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Home | News | Foreclosure | Investors Outdo Banks Offloading Distressed Properties: Report
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Investors Outdo Banks Offloading Distressed Properties: Report

Third-party investors are much faster at reselling foreclosures than banks, according to the tracking firm ForeclosureRadar. It keeps close tabs on foreclosure activity in states along the country's western seaboard, and the company says one market dynamic that's consistent throughout the area is that investors are moving foreclosed homes at a more rapid pace than lenders who take possession of REOs. For example, California banks on average take 104 days longer to dispose of REOs than third-party investors do to resell their distressed assets.

Third-party investors are much faster at reselling foreclosures than banks, according to ""ForeclosureRadar"":http://www.foreclosureradar.com, a California-based tracking firm.
[IMAGE] ForeclosureRadar keeps close tabs on foreclosure activity in states along the country's western seaboard, and the company says one market dynamic that it's found to be consistent throughout the area is that investors are moving foreclosed homes at a more rapid pace than lenders who take possession of REOs.

In ""Oregon"":http://www.foreclosureradar.com/oregon-foreclosures banks take an average 156 days longer to sell foreclosed inventory than third-parties, according to ForeclosureRadar's report.

""California"":http://www.foreclosureradar.com/california-foreclosures banks on average take 104 days longer to dispose of REOs than third-party investors do to resell their distressed assets.

""Arizona"":http://www.foreclosureradar.com/arizona-foreclosures and ""Nevada"":http://www.foreclosureradar.com/nevada-foreclosures banks both take an average of 70 days longer to move inventory than investors, while in ""Washington"":http://www.foreclosureradar.com/washington-foreclosures the resell timeline is 52 days more for banks.

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Looking at ForeclosureRadar’s historical data, the resell timelines for investors and banks were separated by fewer than 8 days as recently as February in Washington and Oregon, and fewer than 20 days in Arizona and Nevada as recently as January.

In California the disparity between the two disposition channels has been 70-plus days, going back at least a year.

""Our statistics clearly show that real estate investors continue to far outperform banks in dealing with distressed properties,"" said Sean O'Toole, CEO and founder of ForeclosureRadar.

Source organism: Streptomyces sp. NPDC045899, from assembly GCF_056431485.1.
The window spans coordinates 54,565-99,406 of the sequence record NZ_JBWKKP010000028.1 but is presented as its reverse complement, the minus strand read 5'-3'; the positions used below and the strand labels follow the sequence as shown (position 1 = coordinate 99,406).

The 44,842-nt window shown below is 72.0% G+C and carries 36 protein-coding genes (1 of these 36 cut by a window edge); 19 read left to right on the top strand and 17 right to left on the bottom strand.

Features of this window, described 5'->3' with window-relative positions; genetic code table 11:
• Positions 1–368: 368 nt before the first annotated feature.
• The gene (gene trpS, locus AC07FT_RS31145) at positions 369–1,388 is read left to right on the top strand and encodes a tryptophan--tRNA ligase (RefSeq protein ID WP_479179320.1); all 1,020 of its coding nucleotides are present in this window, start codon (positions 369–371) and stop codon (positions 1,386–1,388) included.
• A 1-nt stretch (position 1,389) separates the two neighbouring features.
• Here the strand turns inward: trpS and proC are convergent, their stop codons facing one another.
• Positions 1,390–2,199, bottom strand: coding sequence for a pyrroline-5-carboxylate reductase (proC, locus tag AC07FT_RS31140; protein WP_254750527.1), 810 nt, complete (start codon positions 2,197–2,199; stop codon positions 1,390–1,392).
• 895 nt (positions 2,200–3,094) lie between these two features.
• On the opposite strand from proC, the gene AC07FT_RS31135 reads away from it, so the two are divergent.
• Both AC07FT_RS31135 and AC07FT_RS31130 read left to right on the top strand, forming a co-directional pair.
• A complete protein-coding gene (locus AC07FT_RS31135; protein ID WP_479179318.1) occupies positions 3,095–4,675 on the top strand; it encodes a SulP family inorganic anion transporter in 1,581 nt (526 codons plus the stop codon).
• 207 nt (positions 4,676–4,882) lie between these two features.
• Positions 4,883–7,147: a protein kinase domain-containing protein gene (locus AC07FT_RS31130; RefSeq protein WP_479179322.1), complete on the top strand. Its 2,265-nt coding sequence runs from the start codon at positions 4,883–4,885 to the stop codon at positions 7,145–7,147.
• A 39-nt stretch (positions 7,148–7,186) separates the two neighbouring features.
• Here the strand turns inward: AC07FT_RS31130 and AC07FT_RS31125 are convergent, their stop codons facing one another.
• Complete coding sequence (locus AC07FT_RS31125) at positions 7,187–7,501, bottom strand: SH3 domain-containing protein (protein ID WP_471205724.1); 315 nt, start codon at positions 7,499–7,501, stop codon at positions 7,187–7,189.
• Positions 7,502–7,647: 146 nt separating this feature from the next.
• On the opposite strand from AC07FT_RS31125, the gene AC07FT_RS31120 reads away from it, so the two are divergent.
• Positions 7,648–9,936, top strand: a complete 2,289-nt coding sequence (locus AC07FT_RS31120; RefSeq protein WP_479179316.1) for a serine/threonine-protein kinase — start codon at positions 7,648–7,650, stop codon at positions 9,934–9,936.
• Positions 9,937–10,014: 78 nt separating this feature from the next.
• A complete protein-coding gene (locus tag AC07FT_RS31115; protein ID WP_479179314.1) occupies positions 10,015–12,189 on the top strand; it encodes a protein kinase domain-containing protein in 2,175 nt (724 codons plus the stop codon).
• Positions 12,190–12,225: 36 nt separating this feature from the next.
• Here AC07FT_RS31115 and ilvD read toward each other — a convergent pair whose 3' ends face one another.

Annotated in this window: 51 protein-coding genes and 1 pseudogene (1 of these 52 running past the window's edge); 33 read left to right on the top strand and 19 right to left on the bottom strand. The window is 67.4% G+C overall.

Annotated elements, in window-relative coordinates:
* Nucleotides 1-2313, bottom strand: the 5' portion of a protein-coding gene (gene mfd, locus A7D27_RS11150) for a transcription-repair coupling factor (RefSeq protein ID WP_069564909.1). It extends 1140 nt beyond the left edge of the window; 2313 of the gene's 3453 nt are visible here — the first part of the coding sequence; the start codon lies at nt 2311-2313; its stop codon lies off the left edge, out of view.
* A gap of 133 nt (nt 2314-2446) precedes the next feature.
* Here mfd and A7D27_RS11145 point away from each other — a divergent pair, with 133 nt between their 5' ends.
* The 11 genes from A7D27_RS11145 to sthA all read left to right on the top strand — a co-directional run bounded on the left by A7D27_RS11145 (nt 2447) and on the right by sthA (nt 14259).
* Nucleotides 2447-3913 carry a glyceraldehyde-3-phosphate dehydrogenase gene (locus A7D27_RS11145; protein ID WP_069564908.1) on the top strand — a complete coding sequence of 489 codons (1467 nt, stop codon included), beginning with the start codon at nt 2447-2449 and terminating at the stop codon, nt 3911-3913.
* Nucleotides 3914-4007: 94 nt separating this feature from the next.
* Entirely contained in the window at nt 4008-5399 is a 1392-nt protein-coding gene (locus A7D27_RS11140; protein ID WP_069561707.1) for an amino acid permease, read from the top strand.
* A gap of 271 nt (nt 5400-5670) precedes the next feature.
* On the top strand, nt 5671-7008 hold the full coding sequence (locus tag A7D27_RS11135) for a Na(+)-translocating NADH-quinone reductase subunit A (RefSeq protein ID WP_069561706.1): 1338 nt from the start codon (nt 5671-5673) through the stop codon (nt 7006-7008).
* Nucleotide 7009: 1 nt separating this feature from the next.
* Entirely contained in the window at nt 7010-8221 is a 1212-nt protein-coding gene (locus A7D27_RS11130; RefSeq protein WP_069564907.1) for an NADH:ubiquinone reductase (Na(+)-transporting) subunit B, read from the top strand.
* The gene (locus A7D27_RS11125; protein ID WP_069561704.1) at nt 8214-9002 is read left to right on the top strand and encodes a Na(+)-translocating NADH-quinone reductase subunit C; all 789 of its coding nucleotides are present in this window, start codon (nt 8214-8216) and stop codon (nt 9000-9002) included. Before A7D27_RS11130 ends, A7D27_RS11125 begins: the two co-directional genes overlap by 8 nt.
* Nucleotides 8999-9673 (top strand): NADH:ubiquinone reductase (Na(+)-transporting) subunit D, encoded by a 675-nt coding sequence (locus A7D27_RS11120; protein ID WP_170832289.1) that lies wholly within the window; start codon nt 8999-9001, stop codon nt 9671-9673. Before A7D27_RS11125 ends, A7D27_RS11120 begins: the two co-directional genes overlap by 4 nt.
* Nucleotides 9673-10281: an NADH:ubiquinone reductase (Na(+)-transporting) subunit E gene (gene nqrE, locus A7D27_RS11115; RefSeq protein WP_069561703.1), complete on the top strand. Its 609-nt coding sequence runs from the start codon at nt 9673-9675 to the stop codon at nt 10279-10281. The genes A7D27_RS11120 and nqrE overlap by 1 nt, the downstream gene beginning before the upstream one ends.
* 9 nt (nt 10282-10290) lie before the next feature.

Armed with this information, O'Toole takes issue with the ""government's recent push"":http://www.dsnews.com/articles/administration-investors-wanted-to-rent-out-government-reos-2011-08-10 to turn foreclosed homes into rental properties.

""[P]oliticians and bureaucrats are putting pressure on banks to become landlords, which will hurt local economic activity, as fewer properties are made available to local investors,"" he said.

O'Toole expects the foreclosure rental strategy to also take its toll on the businesses of real estate agents, contractors, and property managers, as well as homebuyers in need of affordable housing.

ForeclosureRadar’s report also showed that foreclosure filings decreased throughout the company’s five-state coverage area, continuing a trend seen over the course of several months.

Activity on the courthouse steps was down from a month ago everywhere except in Washington where foreclosure sales to third-parties rose 44 percent.

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About Author: Carrie Bay

Carrie Bay
Carrie Bay is a freelance writer for DS News and its sister publication MReport. She served as online editor for DSNews.com from 2008 through 2011. Prior to joining DS News and the Five Star organization, she managed public relations, marketing, and media relations initiatives for several B2B companies in the financial services, technology, and telecommunications industries. She also wrote for retail and nonprofit organizations upon graduating from Texas A&M University with degrees in journalism and English.

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